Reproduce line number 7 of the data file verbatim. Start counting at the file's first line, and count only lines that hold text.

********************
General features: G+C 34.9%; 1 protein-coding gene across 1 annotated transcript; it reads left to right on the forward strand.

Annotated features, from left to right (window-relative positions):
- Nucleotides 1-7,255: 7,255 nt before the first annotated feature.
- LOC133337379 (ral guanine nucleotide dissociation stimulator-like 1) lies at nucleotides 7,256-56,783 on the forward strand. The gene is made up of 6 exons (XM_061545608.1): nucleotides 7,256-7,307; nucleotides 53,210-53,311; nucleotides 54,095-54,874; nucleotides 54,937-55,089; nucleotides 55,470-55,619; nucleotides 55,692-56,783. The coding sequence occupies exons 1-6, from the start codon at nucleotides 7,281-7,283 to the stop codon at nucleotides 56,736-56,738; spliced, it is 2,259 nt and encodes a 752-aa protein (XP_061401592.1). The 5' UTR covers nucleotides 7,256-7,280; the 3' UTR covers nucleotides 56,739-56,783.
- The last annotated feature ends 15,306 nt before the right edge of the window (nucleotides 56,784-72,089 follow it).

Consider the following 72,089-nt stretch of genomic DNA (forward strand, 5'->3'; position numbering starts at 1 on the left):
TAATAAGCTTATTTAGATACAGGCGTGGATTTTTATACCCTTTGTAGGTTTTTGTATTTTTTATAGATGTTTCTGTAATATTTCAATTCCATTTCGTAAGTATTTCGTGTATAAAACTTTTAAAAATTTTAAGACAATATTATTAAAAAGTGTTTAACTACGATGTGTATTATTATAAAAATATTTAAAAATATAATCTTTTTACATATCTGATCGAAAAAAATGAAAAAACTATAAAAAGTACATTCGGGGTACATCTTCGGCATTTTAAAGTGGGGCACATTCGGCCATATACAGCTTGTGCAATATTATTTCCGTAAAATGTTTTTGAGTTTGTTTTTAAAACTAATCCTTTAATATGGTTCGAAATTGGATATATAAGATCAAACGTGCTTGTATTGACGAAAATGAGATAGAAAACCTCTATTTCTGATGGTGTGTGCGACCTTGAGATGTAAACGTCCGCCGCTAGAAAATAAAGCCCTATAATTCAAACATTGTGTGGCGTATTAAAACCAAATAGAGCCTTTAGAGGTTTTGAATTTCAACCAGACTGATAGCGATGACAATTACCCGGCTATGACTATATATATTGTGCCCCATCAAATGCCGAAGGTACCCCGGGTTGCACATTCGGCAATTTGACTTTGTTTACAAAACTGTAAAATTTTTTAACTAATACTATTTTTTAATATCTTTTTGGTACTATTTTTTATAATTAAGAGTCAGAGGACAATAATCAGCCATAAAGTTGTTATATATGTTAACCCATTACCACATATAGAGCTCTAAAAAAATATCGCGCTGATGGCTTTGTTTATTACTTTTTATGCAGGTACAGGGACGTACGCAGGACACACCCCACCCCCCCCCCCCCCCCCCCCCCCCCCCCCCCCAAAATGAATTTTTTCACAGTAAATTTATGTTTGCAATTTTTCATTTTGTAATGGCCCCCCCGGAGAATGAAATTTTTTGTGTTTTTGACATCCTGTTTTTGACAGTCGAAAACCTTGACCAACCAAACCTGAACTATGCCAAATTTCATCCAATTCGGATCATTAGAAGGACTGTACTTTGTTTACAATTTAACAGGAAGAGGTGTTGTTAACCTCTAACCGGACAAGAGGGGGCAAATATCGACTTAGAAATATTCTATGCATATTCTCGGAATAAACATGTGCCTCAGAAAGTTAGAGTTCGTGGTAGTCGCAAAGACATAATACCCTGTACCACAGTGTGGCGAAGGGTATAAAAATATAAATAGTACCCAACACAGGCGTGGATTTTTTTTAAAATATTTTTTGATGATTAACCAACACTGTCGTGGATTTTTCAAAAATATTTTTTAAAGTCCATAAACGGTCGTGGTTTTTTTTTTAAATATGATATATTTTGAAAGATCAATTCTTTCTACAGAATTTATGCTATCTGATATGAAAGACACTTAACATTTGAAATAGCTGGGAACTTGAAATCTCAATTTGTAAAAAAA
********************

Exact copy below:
TAATAAGCTTATTTAGATACAGGCGTGGATTTTTATACCCTTTGTAGGTTTTTGTATTTTTTATAGATGTTTCTGTAATATTTCAATTCCATTTCGTAAGTATTTCGTGTATAAAACTTTTAAAAATTTTAAGACAATATTATTAAAAAGTGTTTAACTACGATGTGTATTATTATAAAAATATTTAAAAATATAATCTTTTTACATATCTGATCGAAAAAAATGAAAAAACTATAAAAAGTACATTCGGGGTACATCTTCGGCATTTTAAAGTGGGGCACATTCGGCCATATACAGCTTGTGCAATATTATTTCCGTAAAATGTTTTTGAGTTTGTTTTTAAAACTAATCCTTTAATATGGTTCGAAATTGGATATATAAGATCAAACGTGCTTGTATTGACGAAAATGAGATAGAAAACCTCTATTTCTGATGGTGTGTGCGACCTTGAGATGTAAACGTCCGCCGCTAGAAAATAAAGCCCTATAATTCAAACATTGTGTGGCGTATTAAAACCAAATAGAGCCTTTAGAGGTTTTGAATTTCAACCAGACTGATAGCGATGACAATTACCCGGCTATGACTATATATATTGTGCCCCATCAAATGCCGAAGGTACCCCGGGTTGCACATTCGGCAATTTGACTTTGTTTACAAAACTGTAAAATTTTTTAACTAATACTATTTTTTAATATCTTTTTGGTACTATTTTTTATAATTAAGAGTCAGAGGACAATAATCAGCCATAAAGTTGTTATATATGTTAACCCATTACCACATATAGAGCTCTAAAAAAATATCGCGCTGATGGCTTTGTTTATTACTTTTTATGCAGGTACAGGGACGTACGCAGGACACACCCCACCCCCCCCCCCCCCCCCCCCCCCCCCCCCCCCAAAATGAATTTTTTCACAGTAAATTTATGTTTGCAATTTTTCATTTTGTAATGGCCCCCCCGGAGAATGAAATTTTTTGTGTTTTTGACATCCTGTTTTTGACAGTCGAAAACCTTGACCAACCAAACCTGAACTATGCCAAATTTCATCCAATTCGGATCATTAGAAGGACTGTACTTTGTTTACAATTTAACAGGAAGAGGTGTTGTTAACCTCTAACCGGACAAGAGGGGGCAAATATCGACTTAGAAATATTCTATGCATATTCTCGGAATAAACATGTGCCTCAGAAAGTTAGAGTTCGTGGTAGTCGCAAAGACATAATACCCTGTACCACAGTGTGGCGAAGGGTATAAAAATATAAATAGTACCCAACACAGGCGTGGATTTTTTTTAAAATATTTTTTGATGATTAACCAACACTGTCGTGGATTTTTCAAAAATATTTTTTAAAGTCCATAAACGGTCGTGGTTTTTTTTTTAAATATGATATATTTTGAAAGATCAATTCTTTCTACAGAATTTATGCTATCTGATATGAAAGACACTTAACATTTGAAATAGCTGGGAACTTGAAATCTCAATTTGTAAAAAAA